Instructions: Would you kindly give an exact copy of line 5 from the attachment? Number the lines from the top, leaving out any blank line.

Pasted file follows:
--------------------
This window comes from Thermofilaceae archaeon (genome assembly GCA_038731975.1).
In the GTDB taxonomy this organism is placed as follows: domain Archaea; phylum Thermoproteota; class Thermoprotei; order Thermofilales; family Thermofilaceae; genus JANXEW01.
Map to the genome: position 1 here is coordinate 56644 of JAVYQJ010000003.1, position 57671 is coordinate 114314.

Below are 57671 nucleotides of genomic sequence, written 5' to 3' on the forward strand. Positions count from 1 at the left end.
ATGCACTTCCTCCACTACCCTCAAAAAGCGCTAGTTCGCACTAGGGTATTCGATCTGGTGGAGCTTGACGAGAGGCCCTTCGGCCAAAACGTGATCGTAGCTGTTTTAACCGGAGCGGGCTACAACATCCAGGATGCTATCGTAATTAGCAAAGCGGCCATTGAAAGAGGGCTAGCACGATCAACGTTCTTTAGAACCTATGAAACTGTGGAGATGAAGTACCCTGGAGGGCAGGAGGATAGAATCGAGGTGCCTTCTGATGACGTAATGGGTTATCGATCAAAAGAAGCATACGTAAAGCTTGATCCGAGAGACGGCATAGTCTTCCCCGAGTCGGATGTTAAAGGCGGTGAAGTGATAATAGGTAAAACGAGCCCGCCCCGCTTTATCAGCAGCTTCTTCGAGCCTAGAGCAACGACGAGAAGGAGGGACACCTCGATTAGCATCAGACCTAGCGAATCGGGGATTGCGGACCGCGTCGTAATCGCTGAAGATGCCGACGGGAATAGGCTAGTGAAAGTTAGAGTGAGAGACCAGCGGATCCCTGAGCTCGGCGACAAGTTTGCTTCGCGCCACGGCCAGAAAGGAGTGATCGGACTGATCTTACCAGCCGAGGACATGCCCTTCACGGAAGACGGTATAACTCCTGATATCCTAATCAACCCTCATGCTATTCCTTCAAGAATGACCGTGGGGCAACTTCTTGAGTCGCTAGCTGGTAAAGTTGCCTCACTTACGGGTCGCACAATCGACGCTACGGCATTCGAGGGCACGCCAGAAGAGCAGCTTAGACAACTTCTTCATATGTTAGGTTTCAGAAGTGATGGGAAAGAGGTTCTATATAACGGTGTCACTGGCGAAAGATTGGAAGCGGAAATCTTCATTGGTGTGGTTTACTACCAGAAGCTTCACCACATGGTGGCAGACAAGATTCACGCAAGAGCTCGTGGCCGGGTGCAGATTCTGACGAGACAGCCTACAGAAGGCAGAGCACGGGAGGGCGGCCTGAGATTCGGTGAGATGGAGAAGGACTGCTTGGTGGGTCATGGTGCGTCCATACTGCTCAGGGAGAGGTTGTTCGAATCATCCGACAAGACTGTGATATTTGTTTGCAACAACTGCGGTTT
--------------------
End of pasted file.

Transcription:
ATGCACTTCCTCCACTACCCTCAAAAAGCGCTAGTTCGCACTAGGGTATTCGATCTGGTGGAGCTTGACGAGAGGCCCTTCGGCCAAAACGTGATCGTAGCTGTTTTAACCGGAGCGGGCTACAACATCCAGGATGCTATCGTAATTAGCAAAGCGGCCATTGAAAGAGGGCTAGCACGATCAACGTTCTTTAGAACCTATGAAACTGTGGAGATGAAGTACCCTGGAGGGCAGGAGGATAGAATCGAGGTGCCTTCTGATGACGTAATGGGTTATCGATCAAAAGAAGCATACGTAAAGCTTGATCCGAGAGACGGCATAGTCTTCCCCGAGTCGGATGTTAAAGGCGGTGAAGTGATAATAGGTAAAACGAGCCCGCCCCGCTTTATCAGCAGCTTCTTCGAGCCTAGAGCAACGACGAGAAGGAGGGACACCTCGATTAGCATCAGACCTAGCGAATCGGGGATTGCGGACCGCGTCGTAATCGCTGAAGATGCCGACGGGAATAGGCTAGTGAAAGTTAGAGTGAGAGACCAGCGGATCCCTGAGCTCGGCGACAAGTTTGCTTCGCGCCACGGCCAGAAAGGAGTGATCGGACTGATCTTACCAGCCGAGGACATGCCCTTCACGGAAGACGGTATAACTCCTGATATCCTAATCAACCCTCATGCTATTCCTTCAAGAATGACCGTGGGGCAACTTCTTGAGTCGCTAGCTGGTAAAGTTGCCTCACTTACGGGTCGCACAATCGACGCTACGGCATTCGAGGGCACGCCAGAAGAGCAGCTTAGACAACTTCTTCATATGTTAGGTTTCAGAAGTGATGGGAAAGAGGTTCTATATAACGGTGTCACTGGCGAAAGATTGGAAGCGGAAATCTTCATTGGTGTGGTTTACTACCAGAAGCTTCACCACATGGTGGCAGACAAGATTCACGCAAGAGCTCGTGGCCGGGTGCAGATTCTGACGAGACAGCCTACAGAAGGCAGAGCACGGGAGGGCGGCCTGAGATTCGGTGAGATGGAGAAGGACTGCTTGGTGGGTCATGGTGCGTCCATACTGCTCAGGGAGAGGTTGTTCGAATCATCCGACAAGACTGTGATATTTGTTTGCAACAACTGCGGTTT